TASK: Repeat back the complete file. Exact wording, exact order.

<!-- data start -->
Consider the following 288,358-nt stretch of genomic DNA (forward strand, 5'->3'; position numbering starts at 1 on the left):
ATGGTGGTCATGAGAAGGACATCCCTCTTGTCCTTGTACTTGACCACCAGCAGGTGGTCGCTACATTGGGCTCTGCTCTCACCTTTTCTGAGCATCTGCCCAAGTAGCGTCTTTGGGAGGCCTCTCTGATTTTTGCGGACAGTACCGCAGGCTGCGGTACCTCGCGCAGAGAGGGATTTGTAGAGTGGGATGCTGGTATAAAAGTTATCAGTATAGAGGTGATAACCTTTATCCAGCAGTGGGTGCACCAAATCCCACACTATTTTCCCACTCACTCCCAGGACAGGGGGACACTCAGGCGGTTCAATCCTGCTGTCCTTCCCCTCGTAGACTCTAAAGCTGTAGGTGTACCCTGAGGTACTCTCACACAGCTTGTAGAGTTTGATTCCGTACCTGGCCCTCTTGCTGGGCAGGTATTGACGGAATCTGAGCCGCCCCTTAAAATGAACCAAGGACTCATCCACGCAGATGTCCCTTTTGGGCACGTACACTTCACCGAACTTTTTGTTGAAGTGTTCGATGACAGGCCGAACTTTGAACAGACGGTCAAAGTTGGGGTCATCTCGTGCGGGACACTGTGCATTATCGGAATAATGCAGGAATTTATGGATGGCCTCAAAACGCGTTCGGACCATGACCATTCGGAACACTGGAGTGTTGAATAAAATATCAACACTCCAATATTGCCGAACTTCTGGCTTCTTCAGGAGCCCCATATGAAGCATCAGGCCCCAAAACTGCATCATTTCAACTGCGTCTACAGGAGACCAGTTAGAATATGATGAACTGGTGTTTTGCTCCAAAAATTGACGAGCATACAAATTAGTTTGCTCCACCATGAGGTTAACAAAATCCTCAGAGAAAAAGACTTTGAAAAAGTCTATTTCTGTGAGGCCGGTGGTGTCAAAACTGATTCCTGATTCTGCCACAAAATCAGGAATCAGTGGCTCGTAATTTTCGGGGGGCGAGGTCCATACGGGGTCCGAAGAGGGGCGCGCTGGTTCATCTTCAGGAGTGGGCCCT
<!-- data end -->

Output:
Consider the following 288,358-nt stretch of genomic DNA (forward strand, 5'->3'; position numbering starts at 1 on the left):
ATGGTGGTCATGAGAAGGACATCCCTCTTGTCCTTGTACTTGACCACCAGCAGGTGGTCGCTACATTGGGCTCTGCTCTCACCTTTTCTGAGCATCTGCCCAAGTAGCGTCTTTGGGAGGCCTCTCTGATTTTTGCGGACAGTACCGCAGGCTGCGGTACCTCGCGCAGAGAGGGATTTGTAGAGTGGGATGCTGGTATAAAAGTTATCAGTATAGAGGTGATAACCTTTATCCAGCAGTGGGTGCACCAAATCCCACACTATTTTCCCACTCACTCCCAGGACAGGGGGACACTCAGGCGGTTCAATCCTGCTGTCCTTCCCCTCGTAGACTCTAAAGCTGTAGGTGTACCCTGAGGTACTCTCACACAGCTTGTAGAGTTTGATTCCGTACCTGGCCCTCTTGCTGGGCAGGTATTGACGGAATCTGAGCCGCCCCTTAAAATGAACCAAGGACTCATCCACGCAGATGTCCCTTTTGGGCACGTACACTTCACCGAACTTTTTGTTGAAGTGTTCGATGACAGGCCGAACTTTGAACAGACGGTCAAAGTTGGGGTCATCTCGTGCGGGACACTGTGCATTATCGGAATAATGCAGGAATTTATGGATGGCCTCAAAACGCGTTCGGACCATGACCATTCGGAACACTGGAGTGTTGAATAAAATATCAACACTCCAATATTGCCGAACTTCTGGCTTCTTCAGGAGCCCCATATGAAGCATCAGGCCCCAAAACTGCATCATTTCAACTGCGTCTACAGGAGACCAGTTAGAATATGATGAACTGGTGTTTTGCTCCAAAAATTGACGAGCATACAAATTAGTTTGCTCCACCATGAGGTTAACAAAATCCTCAGAGAAAAAGACTTTGAAAAAGTCTATTTCTGTGAGGCCGGTGGTGTCAAAACTGATTCCTGATTCTGCCACAAAATCAGGAATCAGTGGCTCGTAATTTTCGGGGGGCGAGGTCCATACGGGGTCCGAAGAGGGGCGCGCTGGTTCATCTTCAGGAGTGGGCCCT